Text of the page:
Waterworld (SNES, 1995) Video Game Music Review


Welcome to Morning Music, Kotaku’s ongoing hangout for people who love video video games and the cool-ass sounds they make. Hold onto your mutated gills and webbed ft, as a result of immediately we’re diving into the music of Waterworld for the SNES.


Have you ever heard of a “Soundtrack Delivery System”? It’s a phrase utilized by some VGM followers to explain a forgettable sport that however has unbelievable music. Waterworld (playlist / longplay) for the SNES is among the finest Soundtrack Delivery Systems I’ve ever encountered. The sport relies on Kevin Costner’s 1995 movie Waterworld, which…kinda sucked. The costliest movie as much as that time, it was a bloated, bald-faced Mad Max ripoff on water that requested the burning query: What if the rarest, most beneficial factor on the planet was dust?

As mediocre because the movie was, the video games have been worse. Back within the early ‘90s, good video games based mostly on motion pictures have been about as uncommon as middling Yuzo Koshiro soundtracks, and Waterworld wore these britches dutifully. Waterworld video games have been introduced on eight completely different techniques, and a few really got here out (pPublished by Ocean, natch). Between all of the out there variations there’s just one factor I can unabashedly suggest: the SNES model’s completely stellar soundtrack, composed by Dean Evans:

Ocean / VintaGamers Paradise (YouTube)

Kicking issues off with “Map,” we will already inform this isn’t going to be a typical SNES trumpet-fest. Evans is the grasp of easy, moody SNES chill, and he by some means manages to combine new age, Euro pop, and ‘80s-after-dark TV scores to nice impact. In “Mission Theme 1” Evans jumps in with percussion straight out of a Love Deluxe-era Sade jam, then lays on these moody synths. This could be excellent accompaniment for a late-summer night time drive by an unfamiliar metropolis.

Evans explores a full vary of moods and feelings on the OST. “Scores” sounds just like the music they’d play for Celine Dion as she accepted an award for that Titanic track, whereas “Shop” sounds prefer it belongs in a USA Network film’s love scene. Nothing unsuitable with that! But then, simply while you’re lulled right into a false sense of rest, he hits you with “Attack 1”:

Ocean / VintaGamers Paradise (YouTube)

That low growling synth hints that you just’re in for some hassle forward, belied by that ambling percussion. Then at 1:06 that screeching, bluesy guitar solo begins in (actually taking off about 2:16), with an oh-so-good breakdown at 2:42. It smacks of one thing I’d have heard on the tragically short-lived sequence The Highwayman. Good lord, it’s one of the best of late-’80s late-night TV…in 1995. In 2021.

“Attack 1” additionally epitomizes a pattern extra frequent amongst the European sport composers of the day. In distinction to most Japanese sport tracks, most European compositions took their time. Whereas Japanese composers of the 16-bit period tended to create tightly compacted and densely intricate tracks, on common looping across the 1:30 mark, European compositions extra typically took their time opening up. Waterworld tracks fluctuate broadly in size, however they’re all considerably longer than a typical Japanese composition. This actually doesn’t make them higher, however I do get pleasure from Evans’ willingness to let a monitor unfold at its personal tempo.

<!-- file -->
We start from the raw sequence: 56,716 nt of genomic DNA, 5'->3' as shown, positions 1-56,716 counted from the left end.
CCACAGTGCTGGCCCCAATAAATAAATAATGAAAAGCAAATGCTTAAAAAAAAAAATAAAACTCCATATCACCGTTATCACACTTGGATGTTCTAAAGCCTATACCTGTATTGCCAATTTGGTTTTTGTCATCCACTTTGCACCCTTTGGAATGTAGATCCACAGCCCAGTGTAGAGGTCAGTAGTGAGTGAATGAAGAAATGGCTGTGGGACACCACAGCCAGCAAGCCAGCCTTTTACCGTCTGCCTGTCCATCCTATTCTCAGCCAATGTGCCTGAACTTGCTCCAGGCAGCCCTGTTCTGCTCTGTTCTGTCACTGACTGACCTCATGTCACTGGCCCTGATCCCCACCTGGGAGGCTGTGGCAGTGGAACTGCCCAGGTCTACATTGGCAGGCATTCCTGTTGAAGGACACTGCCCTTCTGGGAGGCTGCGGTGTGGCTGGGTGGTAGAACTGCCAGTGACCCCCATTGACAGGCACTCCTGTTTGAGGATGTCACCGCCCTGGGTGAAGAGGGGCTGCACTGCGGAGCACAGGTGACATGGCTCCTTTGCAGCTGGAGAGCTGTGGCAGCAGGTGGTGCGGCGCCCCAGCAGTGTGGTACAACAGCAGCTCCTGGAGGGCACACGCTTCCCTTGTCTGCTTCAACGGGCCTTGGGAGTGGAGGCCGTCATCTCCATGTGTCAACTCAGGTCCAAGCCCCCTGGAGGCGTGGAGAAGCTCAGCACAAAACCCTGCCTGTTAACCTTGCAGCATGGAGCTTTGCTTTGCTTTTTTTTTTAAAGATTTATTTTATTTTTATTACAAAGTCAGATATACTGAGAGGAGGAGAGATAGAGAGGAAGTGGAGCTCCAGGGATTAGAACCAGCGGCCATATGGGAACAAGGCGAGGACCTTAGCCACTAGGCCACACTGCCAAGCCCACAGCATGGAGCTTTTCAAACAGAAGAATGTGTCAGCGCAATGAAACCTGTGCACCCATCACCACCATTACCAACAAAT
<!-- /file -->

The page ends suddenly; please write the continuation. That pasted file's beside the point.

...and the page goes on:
The final tracks of the OST introduce extra techno-ish dance beats, but retain those self same moody synth pads. “Mission Theme 2” is the right music to accompany a drive down a desert freeway at nightfall; its deftly programmed bassline, throbbing, four-on-the-floor kick, and groovy bongos function a pleasant distinction to its quietly determined synths. In “Mission Theme 3” these synths at the moment are indignant, however nonetheless backing a solidly ‘90s techno rhythm part. A pleasant contact right here is at about 2:02-2:20, the place the synth slides down in pitch unexpectedly, as if it have been working out of steam. “Final Mission Theme” rounds out Waterworld’s early ‘90s techno extravaganza, however the depth and bongo work makes it sound extra like a stripped-down model of the Miami Vice theme, which fits me simply wonderful.

Ocean / VintaGamers Paradise (YouTube)

If I needed to choose a favourite monitor (and naturally I do), it will hands-down be the superlative “Diving.” It was the primary monitor I’d heard from the Waterworld OST, and from its opening moments firmly establishes Dean Evans within the pantheon of European composer demigods, subsequent to Tim Follin, Matt Furniss, and Alberto José Gonzales. The monitor takes its time, flowing by completely different moods, motifs, and even key adjustments. And it simply feels sooo good.

And that’s the SNES Waterworld soundtrack! Doing analysis for this Morning Music, I’ve to admit I used to be slightly disenchanted to find that Kevin Costner appears to be like again considerably fondly on his experiences with the movie. In my head canon, I had pictured a defeated Costner stumbling upon Evans’ compositions years later and figuring out “Fishtar” had been price it in any case. Oh effectively, though Costner’s indefatigable ego received out over my creativeness, I nonetheless get to share this nice Soundtrack Delivery System with y’all proper now.


Speaking of sharing, drop a line beneath and let the group know what your favourite Soundtrack Delivery System is, whether or not you favored the tunes, and most significantly, inform us the way you’re doing! Until subsequent time.

Nathan Daniels is a VGM addict who lives within the mighty PNW. When he’s not pretending to write down, he’s enjoying Gang Beasts along with his youngsters and questioning the place the years went.

 


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